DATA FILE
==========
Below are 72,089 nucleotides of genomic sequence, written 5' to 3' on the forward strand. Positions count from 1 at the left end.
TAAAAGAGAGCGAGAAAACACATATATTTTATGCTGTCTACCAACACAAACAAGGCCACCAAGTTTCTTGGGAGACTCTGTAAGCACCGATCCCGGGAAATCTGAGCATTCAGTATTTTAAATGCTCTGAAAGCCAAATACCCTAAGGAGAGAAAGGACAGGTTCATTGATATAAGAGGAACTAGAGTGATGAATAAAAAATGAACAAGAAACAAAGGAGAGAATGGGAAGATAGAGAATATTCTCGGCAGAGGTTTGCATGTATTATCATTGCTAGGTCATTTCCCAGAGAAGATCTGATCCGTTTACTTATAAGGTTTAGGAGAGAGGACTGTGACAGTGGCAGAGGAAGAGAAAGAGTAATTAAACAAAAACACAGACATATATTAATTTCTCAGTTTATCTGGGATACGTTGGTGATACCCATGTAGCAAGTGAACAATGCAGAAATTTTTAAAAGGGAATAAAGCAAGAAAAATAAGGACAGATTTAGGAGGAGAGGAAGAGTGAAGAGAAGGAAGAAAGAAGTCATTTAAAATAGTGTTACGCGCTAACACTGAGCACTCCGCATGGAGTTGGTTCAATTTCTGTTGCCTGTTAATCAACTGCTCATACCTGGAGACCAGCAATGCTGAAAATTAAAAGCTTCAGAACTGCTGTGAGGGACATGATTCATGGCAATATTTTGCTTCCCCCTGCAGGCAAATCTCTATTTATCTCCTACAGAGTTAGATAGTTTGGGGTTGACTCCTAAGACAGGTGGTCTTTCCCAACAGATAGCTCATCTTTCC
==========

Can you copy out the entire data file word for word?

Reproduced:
Below are 72,089 nucleotides of genomic sequence, written 5' to 3' on the forward strand. Positions count from 1 at the left end.
TAAAAGAGAGCGAGAAAACACATATATTTTATGCTGTCTACCAACACAAACAAGGCCACCAAGTTTCTTGGGAGACTCTGTAAGCACCGATCCCGGGAAATCTGAGCATTCAGTATTTTAAATGCTCTGAAAGCCAAATACCCTAAGGAGAGAAAGGACAGGTTCATTGATATAAGAGGAACTAGAGTGATGAATAAAAAATGAACAAGAAACAAAGGAGAGAATGGGAAGATAGAGAATATTCTCGGCAGAGGTTTGCATGTATTATCATTGCTAGGTCATTTCCCAGAGAAGATCTGATCCGTTTACTTATAAGGTTTAGGAGAGAGGACTGTGACAGTGGCAGAGGAAGAGAAAGAGTAATTAAACAAAAACACAGACATATATTAATTTCTCAGTTTATCTGGGATACGTTGGTGATACCCATGTAGCAAGTGAACAATGCAGAAATTTTTAAAAGGGAATAAAGCAAGAAAAATAAGGACAGATTTAGGAGGAGAGGAAGAGTGAAGAGAAGGAAGAAAGAAGTCATTTAAAATAGTGTTACGCGCTAACACTGAGCACTCCGCATGGAGTTGGTTCAATTTCTGTTGCCTGTTAATCAACTGCTCATACCTGGAGACCAGCAATGCTGAAAATTAAAAGCTTCAGAACTGCTGTGAGGGACATGATTCATGGCAATATTTTGCTTCCCCCTGCAGGCAAATCTCTATTTATCTCCTACAGAGTTAGATAGTTTGGGGTTGACTCCTAAGACAGGTGGTCTTTCCCAACAGATAGCTCATCTTTCC